City going high tech to improve efficiency

So long, spreadsheets. Hello satellite surveillance.

  • Sep. 15, 2011 8:00 a.m.

So long, spreadsheets. Hello satellite surveillance.

Keeping tabs on municipal efficiency is going out of this world, as the City of Penticton explores the possibility of using GPS equipment to track equipment and staff in the name of cost savings.

Operations director Mitch Moroziuk told council last week that city staff had undertaken a trial of global positioning system (GPS) tracking technology on a select few vehicles within the city’s fleet.

Moroziuk said they wanted to better understand the technology and evaluate its potential benefits, having heard good things from municipalities further afield.

Cities like Kelowna, Trail, Nanaimo, Salmon Arm and Vernon have either just purchased the equipment or have been using it for some time.

“Reports indicate positive results have been demonstrated in areas such as fuel savings, liability claims, increase in customer service, productivity improvements,” Moroziuk said.

Safety was the first reason listed in favour of implementing GPS technology. He said tracking devices would allow supervisors to monitor the need for help when staff are working alone.

Route analysis would also help the city cut costs, he suggested. Staff could use the GPS to determine the most efficient route with the adequate equipment deployment, reducing the amount of fuel consumed and streamlining operations.

Environmental reasons were also cited. Moroziuk said the units could gather information about idling to help the fleet comply with anti-idling policies and reduce greenhouse gas emissions.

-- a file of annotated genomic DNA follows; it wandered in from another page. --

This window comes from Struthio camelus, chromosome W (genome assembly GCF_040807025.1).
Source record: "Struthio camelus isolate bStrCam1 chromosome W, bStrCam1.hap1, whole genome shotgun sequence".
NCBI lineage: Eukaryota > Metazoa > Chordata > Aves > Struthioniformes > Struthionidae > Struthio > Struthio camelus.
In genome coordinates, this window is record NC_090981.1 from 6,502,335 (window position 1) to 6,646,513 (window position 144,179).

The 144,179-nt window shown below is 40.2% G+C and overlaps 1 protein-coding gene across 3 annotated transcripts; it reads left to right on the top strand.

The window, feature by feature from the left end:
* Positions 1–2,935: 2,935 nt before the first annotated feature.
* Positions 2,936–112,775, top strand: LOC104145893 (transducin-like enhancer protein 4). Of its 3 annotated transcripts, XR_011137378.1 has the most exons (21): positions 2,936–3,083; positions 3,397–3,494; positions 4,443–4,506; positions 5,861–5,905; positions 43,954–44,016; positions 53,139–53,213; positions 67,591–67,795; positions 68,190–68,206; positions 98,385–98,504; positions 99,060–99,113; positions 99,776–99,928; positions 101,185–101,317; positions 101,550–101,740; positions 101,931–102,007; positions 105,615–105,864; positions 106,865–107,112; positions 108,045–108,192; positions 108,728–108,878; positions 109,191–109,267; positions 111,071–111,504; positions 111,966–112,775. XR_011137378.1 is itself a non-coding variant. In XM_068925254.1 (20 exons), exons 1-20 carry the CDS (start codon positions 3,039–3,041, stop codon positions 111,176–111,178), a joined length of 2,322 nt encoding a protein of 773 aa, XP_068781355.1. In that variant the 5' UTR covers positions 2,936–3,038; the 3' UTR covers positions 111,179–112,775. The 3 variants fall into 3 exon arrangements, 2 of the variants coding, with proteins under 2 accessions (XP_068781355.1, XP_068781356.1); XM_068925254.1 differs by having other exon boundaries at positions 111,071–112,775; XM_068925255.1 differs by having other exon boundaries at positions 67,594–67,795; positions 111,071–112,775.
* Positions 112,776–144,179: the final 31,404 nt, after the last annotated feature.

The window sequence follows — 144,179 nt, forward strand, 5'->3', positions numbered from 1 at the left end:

The units could also gather hard performance data on a variety of city operations like street sweeping, beach cleaning, hydrant maintenance, lawn cutting, valve maintenance and meter reading.

Moroziuk said the equipment would help with managing staff who are off site. Response times could be tracked, schedules could be monitored and complaints from the community could be verified or debunked regarding unperformed service.

Not only could they ensure equipment is used safely, Moroziuk said the city’s liability could also be mitigated in relation to operations like snow and ice removal.

At most, Moroziuk wrote in his report to council, 114 units would be installed. The cost is $265 per unit, meaning the capital investment would cost a maximum of $30,210. A request for proposals for GPS tracking technology will be issued, and from those proposals, the type and specific pieces of equipment would be established. Bulk purchasing may also reduce the amount the city would have to pay.

Online tracking costs of $32 per month could cost the city $43,776 per year, which would have to be added to the operations budget.

There were also more savings to be had, the operations director noted, in timely upkeep of the fleet.

“It also has the ability to prompt vehicle maintenance,” Moroziuk told council, explaining that the devices could indicate when regular service is required.

Council approved staff’s first alternative, which recommended the city issue an RFP for GPS tracking technology, as well as amend the 2011 budget allocating funds for the purchase from the equipment replacement reserve.